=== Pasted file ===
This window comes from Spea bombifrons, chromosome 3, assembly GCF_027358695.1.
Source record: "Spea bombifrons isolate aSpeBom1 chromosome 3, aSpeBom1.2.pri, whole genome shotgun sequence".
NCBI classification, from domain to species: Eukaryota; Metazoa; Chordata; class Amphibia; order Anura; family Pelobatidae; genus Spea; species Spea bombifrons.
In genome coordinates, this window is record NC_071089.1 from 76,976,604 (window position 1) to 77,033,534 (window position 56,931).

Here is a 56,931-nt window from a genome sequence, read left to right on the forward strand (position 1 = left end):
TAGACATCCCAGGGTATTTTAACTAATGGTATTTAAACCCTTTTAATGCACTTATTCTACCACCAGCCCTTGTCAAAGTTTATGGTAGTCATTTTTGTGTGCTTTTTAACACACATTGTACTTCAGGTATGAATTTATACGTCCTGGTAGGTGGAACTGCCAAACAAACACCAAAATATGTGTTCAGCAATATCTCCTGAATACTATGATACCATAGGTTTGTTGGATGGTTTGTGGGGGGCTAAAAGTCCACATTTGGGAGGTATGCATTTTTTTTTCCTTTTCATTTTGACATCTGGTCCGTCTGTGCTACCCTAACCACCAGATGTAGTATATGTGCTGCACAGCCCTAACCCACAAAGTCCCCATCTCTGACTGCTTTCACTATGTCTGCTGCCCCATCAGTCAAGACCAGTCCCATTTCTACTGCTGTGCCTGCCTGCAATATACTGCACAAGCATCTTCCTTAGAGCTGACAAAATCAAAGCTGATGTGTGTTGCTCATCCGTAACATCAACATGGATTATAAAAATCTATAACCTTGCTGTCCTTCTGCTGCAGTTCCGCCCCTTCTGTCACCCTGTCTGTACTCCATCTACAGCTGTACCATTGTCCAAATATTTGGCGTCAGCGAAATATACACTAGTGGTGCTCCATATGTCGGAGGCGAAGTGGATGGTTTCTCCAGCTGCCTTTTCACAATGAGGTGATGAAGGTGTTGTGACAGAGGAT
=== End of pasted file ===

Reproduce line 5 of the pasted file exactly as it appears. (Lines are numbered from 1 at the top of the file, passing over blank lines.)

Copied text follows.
Here is a 56,931-nt window from a genome sequence, read left to right on the forward strand (position 1 = left end):